- Increases hemoglobin count – Promotes the breakdown of food particles that supports hemoglobin reproduction. The body can effectively absorb iron due to this element.
- Prevents cancer – Known as an excellent source of natural antioxidants.
- Promotes heart health – Maintains effective heart function minimizing plaque deposits in the blood vessels.
- Regulates hypertension – Helps minimize the amount of bad cholesterol in the blood.
- Slows aging – As it boosts skin regeneration, it prevents skin aging and is an integral component of beauty products.
- Soothes joints – Minimizes joint pains.
- Strengthens bones – Helps prevent osteoporosis.
Can Copper in Your Water Make You Sick?
Copper toxicity is a health risk that can occur when humans are exposed to high levels.
There are several potential health effects due to elevated levels of copper exposure.
The following are the adverse health effects and symptoms due to high levels of copper according to the U.S. Centers for Disease Control and Prevention (CDC). Visit the CDC site for more information.
- gastrointestinal distress and stomach cramps
- hematemesis or vomiting blood
- hemolytic anemia
- nausea, vomiting, diarrhea
Higher levels of toxicity can lead to:
- brain damage
- heart failure
- kidney damage
- liver damage and liver disease
- Wilson’s disease
How to Test for Copper in Water
By just visual inspection, even a low level of dissolved copper contamination in drinking water can be observed through blue-green stains on pipelines, plumbing fixtures, showers, toilets, basins, and sinks.
Although the low level of copper concentrations does not change the taste of the water, a high amount of copper can produce a bitter, metallic taste in drinking water.
However, if you want to know the accurate copper levels in your drinking water, you need to bring water samples to a licensed testing laboratory.
You can also measure copper levels using home water testing kits. For these, you will dip a testing strip in your water sample and compare the color of the strip with the color chart to determine the copper levels in your drinking water.
It is important to test private wells for copper since a private well fed by groundwater will not be regulated like a municipal water supply.
How to Reduce Exposure to Copper in Your Body
Hot water dissolves copper in the plumbing system and brass fixtures more than cold water and can increase the copper levels in drinking water.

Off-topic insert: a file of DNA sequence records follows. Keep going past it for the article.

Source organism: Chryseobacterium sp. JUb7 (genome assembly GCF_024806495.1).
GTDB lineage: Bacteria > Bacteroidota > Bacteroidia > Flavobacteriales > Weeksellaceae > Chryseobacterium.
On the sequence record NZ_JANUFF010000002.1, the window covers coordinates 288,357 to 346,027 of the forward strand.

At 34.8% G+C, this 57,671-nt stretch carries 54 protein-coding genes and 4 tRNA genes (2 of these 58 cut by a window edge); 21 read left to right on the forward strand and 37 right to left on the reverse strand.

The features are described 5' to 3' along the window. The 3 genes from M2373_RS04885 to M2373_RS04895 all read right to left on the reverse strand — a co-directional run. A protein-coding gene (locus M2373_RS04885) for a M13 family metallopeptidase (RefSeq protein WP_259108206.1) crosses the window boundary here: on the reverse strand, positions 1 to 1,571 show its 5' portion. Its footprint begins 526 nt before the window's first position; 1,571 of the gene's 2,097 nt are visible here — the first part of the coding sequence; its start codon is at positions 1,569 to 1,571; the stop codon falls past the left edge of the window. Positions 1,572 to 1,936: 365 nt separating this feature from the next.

Therefore, it is better to draw water from a cold pipeline if it will be used for drinking or cooking. This is an important practice when it comes to making baby formula for young children.
Cooking or boiling tap water does not decrease or remove copper.
Also, try to:
- Avoid cooking using contaminated water
- Avoid drinking contaminated water
- Avoid using corroded or rusted copper pans and other copper utensils
- Run cold water for 15 seconds before using water from the faucet especially if you are using copper pipes.
- Install appropriate water filters to remove copper
How to Remove Copper from Drinking Water
Although carbon filters are considered effective in removing low levels of excess copper from the water, many water experts and health officials recommend a reverse osmosis (RO filtration) system as it effectively removes 97-98% of copper from your water source.
A point-of-use RO system installed in the kitchen provides a dedicated filtered water faucet for drinking and cooking.
Ion exchange filters are another option to remove copper or reduce copper levels from drinking water.
Distillation is highly effective although inefficient.
When considering water treatment options, look for products approved by the Water Quality Association (WQA) so you know the water filter can effectively remove copper.
Of course, bottled water is an alternative to any tap water, but be sure the water in bottles is also safe and free of contamination.
What’s in Your Water?
Always be aware of the potential dangers to your health from seemingly safe sources.
Older homes are at a heightened risk for corrosion, but any home could have leaks or other plumbing issues that allow copper into drinking water.
If you notice symptoms like stomach pain, nausea, vomiting, diarrhea, headaches, and dizziness – talk with your doctor right away about whether you should get tested for copper in your body.
Have your water tested regularly and consider filtration systems as a great way to remove any dangerous chemicals from your water.